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Court of Appeals of Ohio,Tenth District, Franklin County.

The STATE of Ohio, Appellee, v. FRANKLIN, Appellant.

No. 08AP-900.

Decided: June 09, 2009

Ron O'Brien, Franklin County Prosecuting Attorney, and Barbara A. Farnbacher, Columbus, for appellee. Yeura R. Venters, Public Defender, and John W. Keeling, Columbus, for appellant.

 {¶ 1} Defendant-appellant, Jesse L. Franklin, appeals from his prison sentences and Tier III sex-offender classification issued by the Franklin County Court of Common Pleas.   For the following reasons, we affirm.

{¶ 2} The Franklin County Grand Jury indicted appellant on three counts of rape.   Pursuant to a plea bargain, appellant pleaded guilty to two counts of sexual battery.   The trial court held a sentencing hearing.   At the hearing, defense counsel asserted that appellant had an alcohol problem.   Appellant was 45 years old at the time of the hearing, and defense counsel noted that appellant had started drinking alcohol when he was 13 years old.   Counsel said that appellant completed one treatment program and was in the process of enrolling in another one.   Counsel acknowledged that appellant had committed multiple alcohol-related offenses since he was 17.   Counsel claimed that appellant's alcohol problem precipitated the sex offenses, but counsel argued that appellant's being under the influence of alcohol mitigated the seriousness of the offenses.   Counsel requested community control for appellant, but said that if the court were to impose prison time, it should impose “nothing greater” than the three years it imposed on the codefendant.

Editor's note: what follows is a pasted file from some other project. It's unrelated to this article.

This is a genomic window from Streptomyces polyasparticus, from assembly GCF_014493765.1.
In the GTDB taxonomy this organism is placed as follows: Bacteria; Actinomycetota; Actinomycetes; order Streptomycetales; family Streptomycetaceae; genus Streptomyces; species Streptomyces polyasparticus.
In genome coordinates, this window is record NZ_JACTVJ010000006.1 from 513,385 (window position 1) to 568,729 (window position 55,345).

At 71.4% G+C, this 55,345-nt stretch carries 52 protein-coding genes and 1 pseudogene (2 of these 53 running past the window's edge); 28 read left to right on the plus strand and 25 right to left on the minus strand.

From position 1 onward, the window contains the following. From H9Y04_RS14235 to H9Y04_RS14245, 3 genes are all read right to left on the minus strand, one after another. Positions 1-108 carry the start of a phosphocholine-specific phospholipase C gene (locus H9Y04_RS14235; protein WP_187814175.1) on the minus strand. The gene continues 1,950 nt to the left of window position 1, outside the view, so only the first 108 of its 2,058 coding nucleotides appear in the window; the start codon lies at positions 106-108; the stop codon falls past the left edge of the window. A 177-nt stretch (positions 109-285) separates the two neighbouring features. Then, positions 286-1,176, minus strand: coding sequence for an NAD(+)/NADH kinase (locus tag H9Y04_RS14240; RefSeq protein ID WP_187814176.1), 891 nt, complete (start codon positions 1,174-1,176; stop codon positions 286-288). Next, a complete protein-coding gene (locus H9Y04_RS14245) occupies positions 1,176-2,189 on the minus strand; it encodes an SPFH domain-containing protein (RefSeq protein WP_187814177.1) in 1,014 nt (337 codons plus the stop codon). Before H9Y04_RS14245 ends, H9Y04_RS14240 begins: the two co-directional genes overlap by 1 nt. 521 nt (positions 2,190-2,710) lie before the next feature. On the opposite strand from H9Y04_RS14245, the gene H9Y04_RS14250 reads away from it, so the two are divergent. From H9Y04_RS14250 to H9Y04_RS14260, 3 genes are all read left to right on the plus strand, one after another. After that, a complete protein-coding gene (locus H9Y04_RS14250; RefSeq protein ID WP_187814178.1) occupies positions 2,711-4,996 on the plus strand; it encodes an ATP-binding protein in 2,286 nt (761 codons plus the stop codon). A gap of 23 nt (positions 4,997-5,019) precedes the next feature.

{¶ 3} The court said that appellant “voluntarily chooses to get intoxicated” and is “responsible for his actions if he is intoxicated.”   The court noted that appellant was previously placed on probation for “at least” three offenses, and probation was revoked “at least” for one offense.   Because of the seriousness of the sex offenses, the court declined to impose community control.   Additionally, the court declined to impose a sentence similar to that of the codefendant's because the codefendant obtained a favorable sentence in exchange for agreeing to testify against appellant if a trial occurred.   The court sentenced appellant to four years' imprisonment for each count, and the court ordered appellant to serve the sentences consecutively.   The court classified appellant as a Tier III sex offender with lifetime registration duties.